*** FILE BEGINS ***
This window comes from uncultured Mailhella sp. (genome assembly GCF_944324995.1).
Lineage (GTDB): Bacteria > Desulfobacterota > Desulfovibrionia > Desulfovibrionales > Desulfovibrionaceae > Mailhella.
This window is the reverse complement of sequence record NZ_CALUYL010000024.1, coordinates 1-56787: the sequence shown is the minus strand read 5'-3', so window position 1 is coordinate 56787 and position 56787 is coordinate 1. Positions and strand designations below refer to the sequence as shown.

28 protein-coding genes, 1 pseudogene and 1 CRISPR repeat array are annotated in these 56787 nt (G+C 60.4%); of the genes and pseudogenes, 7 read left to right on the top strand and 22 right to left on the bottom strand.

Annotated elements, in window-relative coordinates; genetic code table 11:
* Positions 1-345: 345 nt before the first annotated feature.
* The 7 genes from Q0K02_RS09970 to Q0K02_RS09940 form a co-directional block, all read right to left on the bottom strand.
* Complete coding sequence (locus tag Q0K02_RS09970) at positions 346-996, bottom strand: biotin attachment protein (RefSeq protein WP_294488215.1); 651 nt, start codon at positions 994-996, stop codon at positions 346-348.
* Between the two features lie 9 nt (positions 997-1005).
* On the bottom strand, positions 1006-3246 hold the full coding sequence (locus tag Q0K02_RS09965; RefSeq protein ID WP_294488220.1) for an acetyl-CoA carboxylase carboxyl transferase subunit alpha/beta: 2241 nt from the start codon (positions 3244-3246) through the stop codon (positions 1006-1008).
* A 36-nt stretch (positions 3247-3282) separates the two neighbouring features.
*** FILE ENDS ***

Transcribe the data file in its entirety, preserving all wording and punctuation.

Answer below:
This window comes from uncultured Mailhella sp. (genome assembly GCF_944324995.1).
Lineage (GTDB): Bacteria > Desulfobacterota > Desulfovibrionia > Desulfovibrionales > Desulfovibrionaceae > Mailhella.
This window is the reverse complement of sequence record NZ_CALUYL010000024.1, coordinates 1-56787: the sequence shown is the minus strand read 5'-3', so window position 1 is coordinate 56787 and position 56787 is coordinate 1. Positions and strand designations below refer to the sequence as shown.

28 protein-coding genes, 1 pseudogene and 1 CRISPR repeat array are annotated in these 56787 nt (G+C 60.4%); of the genes and pseudogenes, 7 read left to right on the top strand and 22 right to left on the bottom strand.

Annotated elements, in window-relative coordinates; genetic code table 11:
* Positions 1-345: 345 nt before the first annotated feature.
* The 7 genes from Q0K02_RS09970 to Q0K02_RS09940 form a co-directional block, all read right to left on the bottom strand.
* Complete coding sequence (locus tag Q0K02_RS09970) at positions 346-996, bottom strand: biotin attachment protein (RefSeq protein WP_294488215.1); 651 nt, start codon at positions 994-996, stop codon at positions 346-348.
* Between the two features lie 9 nt (positions 997-1005).
* On the bottom strand, positions 1006-3246 hold the full coding sequence (locus tag Q0K02_RS09965; RefSeq protein ID WP_294488220.1) for an acetyl-CoA carboxylase carboxyl transferase subunit alpha/beta: 2241 nt from the start codon (positions 3244-3246) through the stop codon (positions 1006-1008).
* A 36-nt stretch (positions 3247-3282) separates the two neighbouring features.